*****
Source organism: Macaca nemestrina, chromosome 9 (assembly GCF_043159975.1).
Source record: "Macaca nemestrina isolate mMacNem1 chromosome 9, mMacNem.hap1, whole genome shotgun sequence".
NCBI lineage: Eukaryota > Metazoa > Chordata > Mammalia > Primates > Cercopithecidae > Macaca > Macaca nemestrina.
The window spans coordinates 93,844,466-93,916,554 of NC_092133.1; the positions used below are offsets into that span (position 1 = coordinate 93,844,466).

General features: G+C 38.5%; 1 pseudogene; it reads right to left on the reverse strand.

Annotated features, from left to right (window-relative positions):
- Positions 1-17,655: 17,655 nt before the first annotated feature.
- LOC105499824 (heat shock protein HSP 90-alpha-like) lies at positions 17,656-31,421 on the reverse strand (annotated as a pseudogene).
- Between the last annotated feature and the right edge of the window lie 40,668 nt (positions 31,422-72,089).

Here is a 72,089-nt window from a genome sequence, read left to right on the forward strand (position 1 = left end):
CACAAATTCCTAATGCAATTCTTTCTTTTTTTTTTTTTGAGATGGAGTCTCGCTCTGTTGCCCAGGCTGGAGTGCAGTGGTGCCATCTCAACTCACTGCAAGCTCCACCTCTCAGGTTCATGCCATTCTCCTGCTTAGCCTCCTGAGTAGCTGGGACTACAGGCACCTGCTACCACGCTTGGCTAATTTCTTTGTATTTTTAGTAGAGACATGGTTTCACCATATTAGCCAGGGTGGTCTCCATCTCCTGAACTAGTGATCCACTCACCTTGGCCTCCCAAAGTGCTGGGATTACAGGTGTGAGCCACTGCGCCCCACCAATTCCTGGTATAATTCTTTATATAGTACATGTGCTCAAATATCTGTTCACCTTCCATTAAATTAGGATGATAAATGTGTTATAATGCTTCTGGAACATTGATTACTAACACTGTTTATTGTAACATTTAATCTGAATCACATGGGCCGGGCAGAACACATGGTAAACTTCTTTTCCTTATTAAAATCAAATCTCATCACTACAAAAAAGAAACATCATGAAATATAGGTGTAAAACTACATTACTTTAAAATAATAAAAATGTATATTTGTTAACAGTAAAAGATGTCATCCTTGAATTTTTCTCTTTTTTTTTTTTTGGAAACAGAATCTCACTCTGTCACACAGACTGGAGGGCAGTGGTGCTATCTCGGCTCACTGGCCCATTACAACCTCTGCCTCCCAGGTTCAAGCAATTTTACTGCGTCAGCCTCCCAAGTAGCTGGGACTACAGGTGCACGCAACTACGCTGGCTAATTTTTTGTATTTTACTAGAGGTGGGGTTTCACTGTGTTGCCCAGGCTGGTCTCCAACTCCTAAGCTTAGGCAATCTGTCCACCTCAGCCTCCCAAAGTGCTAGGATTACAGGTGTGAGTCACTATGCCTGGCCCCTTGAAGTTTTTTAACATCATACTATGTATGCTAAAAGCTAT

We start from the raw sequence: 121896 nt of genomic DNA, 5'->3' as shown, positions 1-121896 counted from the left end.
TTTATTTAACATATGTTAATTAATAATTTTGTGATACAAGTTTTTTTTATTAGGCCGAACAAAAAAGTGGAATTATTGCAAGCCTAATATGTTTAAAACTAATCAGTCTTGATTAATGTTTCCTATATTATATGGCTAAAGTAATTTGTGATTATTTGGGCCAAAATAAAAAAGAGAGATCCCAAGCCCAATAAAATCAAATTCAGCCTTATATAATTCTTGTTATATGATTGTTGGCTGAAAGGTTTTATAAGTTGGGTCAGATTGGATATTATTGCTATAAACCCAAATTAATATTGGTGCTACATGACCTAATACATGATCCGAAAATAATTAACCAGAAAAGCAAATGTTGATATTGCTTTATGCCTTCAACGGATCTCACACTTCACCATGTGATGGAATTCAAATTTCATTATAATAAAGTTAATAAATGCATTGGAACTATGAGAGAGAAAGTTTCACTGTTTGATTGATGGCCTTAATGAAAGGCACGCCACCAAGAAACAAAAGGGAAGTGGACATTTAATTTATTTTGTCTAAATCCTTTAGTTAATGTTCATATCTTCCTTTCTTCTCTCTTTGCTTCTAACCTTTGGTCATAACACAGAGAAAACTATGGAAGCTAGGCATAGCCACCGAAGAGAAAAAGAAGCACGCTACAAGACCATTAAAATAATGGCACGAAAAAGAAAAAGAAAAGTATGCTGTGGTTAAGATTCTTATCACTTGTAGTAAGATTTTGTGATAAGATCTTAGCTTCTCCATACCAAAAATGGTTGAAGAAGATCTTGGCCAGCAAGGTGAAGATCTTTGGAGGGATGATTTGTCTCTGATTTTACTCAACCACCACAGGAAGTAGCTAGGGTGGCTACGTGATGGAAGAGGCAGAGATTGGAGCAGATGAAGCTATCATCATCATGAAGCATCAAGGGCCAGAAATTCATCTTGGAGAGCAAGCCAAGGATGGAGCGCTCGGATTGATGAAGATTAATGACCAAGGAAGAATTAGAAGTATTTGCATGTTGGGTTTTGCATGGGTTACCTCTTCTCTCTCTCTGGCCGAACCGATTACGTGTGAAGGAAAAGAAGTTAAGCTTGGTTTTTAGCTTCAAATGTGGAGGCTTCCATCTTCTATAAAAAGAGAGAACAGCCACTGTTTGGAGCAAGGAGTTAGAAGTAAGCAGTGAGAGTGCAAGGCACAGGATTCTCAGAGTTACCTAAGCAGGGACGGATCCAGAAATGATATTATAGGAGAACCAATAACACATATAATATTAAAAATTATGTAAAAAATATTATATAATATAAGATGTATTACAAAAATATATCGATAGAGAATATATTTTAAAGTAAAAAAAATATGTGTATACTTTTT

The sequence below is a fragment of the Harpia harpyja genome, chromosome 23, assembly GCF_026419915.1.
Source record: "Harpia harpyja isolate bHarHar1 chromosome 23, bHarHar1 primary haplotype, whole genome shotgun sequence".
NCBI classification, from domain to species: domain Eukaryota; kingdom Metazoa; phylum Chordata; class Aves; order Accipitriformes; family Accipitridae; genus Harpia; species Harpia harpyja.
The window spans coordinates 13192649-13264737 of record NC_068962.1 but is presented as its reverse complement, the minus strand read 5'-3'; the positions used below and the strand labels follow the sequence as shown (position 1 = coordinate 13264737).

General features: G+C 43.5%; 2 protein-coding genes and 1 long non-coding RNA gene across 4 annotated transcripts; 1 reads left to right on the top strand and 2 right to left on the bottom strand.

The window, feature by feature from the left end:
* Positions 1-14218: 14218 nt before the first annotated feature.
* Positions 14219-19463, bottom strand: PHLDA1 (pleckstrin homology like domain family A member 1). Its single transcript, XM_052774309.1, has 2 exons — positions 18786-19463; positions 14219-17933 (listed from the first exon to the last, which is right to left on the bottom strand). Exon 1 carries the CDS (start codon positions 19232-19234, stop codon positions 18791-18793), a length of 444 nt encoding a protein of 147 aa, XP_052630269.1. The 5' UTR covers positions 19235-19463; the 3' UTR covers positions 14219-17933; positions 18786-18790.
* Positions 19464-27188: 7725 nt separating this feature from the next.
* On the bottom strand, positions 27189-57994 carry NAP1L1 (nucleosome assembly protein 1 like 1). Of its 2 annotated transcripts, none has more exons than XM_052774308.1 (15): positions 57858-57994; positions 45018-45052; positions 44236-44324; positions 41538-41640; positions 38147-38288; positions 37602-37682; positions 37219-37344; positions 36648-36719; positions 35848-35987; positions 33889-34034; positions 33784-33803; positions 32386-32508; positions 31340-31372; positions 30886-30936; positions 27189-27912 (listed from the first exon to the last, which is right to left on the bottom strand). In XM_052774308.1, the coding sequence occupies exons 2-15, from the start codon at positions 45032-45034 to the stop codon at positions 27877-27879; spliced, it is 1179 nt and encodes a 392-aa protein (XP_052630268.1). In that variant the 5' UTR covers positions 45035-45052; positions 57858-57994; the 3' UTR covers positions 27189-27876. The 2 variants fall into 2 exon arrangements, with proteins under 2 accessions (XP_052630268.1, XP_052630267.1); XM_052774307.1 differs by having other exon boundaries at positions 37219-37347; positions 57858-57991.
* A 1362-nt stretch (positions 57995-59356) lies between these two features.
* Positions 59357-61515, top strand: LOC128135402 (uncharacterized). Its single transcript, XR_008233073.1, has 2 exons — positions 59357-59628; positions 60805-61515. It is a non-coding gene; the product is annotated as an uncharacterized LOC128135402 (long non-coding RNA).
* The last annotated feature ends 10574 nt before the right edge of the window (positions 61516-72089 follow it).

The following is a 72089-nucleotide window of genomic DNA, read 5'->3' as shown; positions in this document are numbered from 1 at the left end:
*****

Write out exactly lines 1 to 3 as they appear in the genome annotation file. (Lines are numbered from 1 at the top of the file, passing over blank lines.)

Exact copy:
Source organism: Macaca nemestrina, chromosome 9 (assembly GCF_043159975.1).
Source record: "Macaca nemestrina isolate mMacNem1 chromosome 9, mMacNem.hap1, whole genome shotgun sequence".
NCBI lineage: Eukaryota > Metazoa > Chordata > Mammalia > Primates > Cercopithecidae > Macaca > Macaca nemestrina.